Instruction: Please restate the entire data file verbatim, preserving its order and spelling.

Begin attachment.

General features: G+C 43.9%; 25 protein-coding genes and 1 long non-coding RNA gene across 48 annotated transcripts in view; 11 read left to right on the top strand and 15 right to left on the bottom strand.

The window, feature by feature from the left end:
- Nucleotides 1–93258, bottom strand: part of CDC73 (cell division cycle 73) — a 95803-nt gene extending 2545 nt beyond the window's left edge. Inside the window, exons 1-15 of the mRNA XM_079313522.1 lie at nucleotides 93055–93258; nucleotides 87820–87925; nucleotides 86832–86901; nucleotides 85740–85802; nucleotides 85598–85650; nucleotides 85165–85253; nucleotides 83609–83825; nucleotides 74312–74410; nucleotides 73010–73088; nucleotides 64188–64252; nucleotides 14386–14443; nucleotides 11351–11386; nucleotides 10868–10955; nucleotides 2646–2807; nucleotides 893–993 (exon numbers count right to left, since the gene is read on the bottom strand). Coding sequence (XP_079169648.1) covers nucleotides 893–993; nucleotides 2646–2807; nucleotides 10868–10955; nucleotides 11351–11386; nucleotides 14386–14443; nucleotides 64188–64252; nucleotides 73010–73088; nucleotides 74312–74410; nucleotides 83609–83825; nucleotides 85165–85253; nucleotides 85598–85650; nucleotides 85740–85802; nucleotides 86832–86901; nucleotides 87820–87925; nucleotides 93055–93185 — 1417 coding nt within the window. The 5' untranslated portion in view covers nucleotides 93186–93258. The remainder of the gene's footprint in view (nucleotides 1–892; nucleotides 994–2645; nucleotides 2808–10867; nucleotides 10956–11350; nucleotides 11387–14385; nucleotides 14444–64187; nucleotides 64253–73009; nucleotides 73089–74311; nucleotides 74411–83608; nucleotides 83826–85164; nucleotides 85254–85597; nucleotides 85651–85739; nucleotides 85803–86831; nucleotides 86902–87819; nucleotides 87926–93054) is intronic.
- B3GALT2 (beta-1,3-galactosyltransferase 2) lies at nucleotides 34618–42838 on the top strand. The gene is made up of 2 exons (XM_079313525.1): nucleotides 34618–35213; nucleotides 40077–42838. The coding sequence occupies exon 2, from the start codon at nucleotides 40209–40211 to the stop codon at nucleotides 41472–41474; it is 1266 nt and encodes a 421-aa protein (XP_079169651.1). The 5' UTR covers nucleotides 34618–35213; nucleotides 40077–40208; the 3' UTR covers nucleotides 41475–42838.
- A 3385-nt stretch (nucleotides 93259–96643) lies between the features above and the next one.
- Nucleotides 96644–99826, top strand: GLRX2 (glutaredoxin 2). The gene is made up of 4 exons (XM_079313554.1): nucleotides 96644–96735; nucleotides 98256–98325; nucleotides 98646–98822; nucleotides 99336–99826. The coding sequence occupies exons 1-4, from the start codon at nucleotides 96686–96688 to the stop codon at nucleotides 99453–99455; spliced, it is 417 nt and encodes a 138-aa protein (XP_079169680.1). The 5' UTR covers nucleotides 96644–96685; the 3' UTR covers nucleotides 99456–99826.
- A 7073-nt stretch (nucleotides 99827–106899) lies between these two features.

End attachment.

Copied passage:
General features: G+C 43.9%; 25 protein-coding genes and 1 long non-coding RNA gene across 48 annotated transcripts in view; 11 read left to right on the top strand and 15 right to left on the bottom strand.

The window, feature by feature from the left end:
- Nucleotides 1–93258, bottom strand: part of CDC73 (cell division cycle 73) — a 95803-nt gene extending 2545 nt beyond the window's left edge. Inside the window, exons 1-15 of the mRNA XM_079313522.1 lie at nucleotides 93055–93258; nucleotides 87820–87925; nucleotides 86832–86901; nucleotides 85740–85802; nucleotides 85598–85650; nucleotides 85165–85253; nucleotides 83609–83825; nucleotides 74312–74410; nucleotides 73010–73088; nucleotides 64188–64252; nucleotides 14386–14443; nucleotides 11351–11386; nucleotides 10868–10955; nucleotides 2646–2807; nucleotides 893–993 (exon numbers count right to left, since the gene is read on the bottom strand). Coding sequence (XP_079169648.1) covers nucleotides 893–993; nucleotides 2646–2807; nucleotides 10868–10955; nucleotides 11351–11386; nucleotides 14386–14443; nucleotides 64188–64252; nucleotides 73010–73088; nucleotides 74312–74410; nucleotides 83609–83825; nucleotides 85165–85253; nucleotides 85598–85650; nucleotides 85740–85802; nucleotides 86832–86901; nucleotides 87820–87925; nucleotides 93055–93185 — 1417 coding nt within the window. The 5' untranslated portion in view covers nucleotides 93186–93258. The remainder of the gene's footprint in view (nucleotides 1–892; nucleotides 994–2645; nucleotides 2808–10867; nucleotides 10956–11350; nucleotides 11387–14385; nucleotides 14444–64187; nucleotides 64253–73009; nucleotides 73089–74311; nucleotides 74411–83608; nucleotides 83826–85164; nucleotides 85254–85597; nucleotides 85651–85739; nucleotides 85803–86831; nucleotides 86902–87819; nucleotides 87926–93054) is intronic.
- B3GALT2 (beta-1,3-galactosyltransferase 2) lies at nucleotides 34618–42838 on the top strand. The gene is made up of 2 exons (XM_079313525.1): nucleotides 34618–35213; nucleotides 40077–42838. The coding sequence occupies exon 2, from the start codon at nucleotides 40209–40211 to the stop codon at nucleotides 41472–41474; it is 1266 nt and encodes a 421-aa protein (XP_079169651.1). The 5' UTR covers nucleotides 34618–35213; nucleotides 40077–40208; the 3' UTR covers nucleotides 41475–42838.
- A 3385-nt stretch (nucleotides 93259–96643) lies between the features above and the next one.
- Nucleotides 96644–99826, top strand: GLRX2 (glutaredoxin 2). The gene is made up of 4 exons (XM_079313554.1): nucleotides 96644–96735; nucleotides 98256–98325; nucleotides 98646–98822; nucleotides 99336–99826. The coding sequence occupies exons 1-4, from the start codon at nucleotides 96686–96688 to the stop codon at nucleotides 99453–99455; spliced, it is 417 nt and encodes a 138-aa protein (XP_079169680.1). The 5' UTR covers nucleotides 96644–96685; the 3' UTR covers nucleotides 99456–99826.
- A 7073-nt stretch (nucleotides 99827–106899) lies between these two features.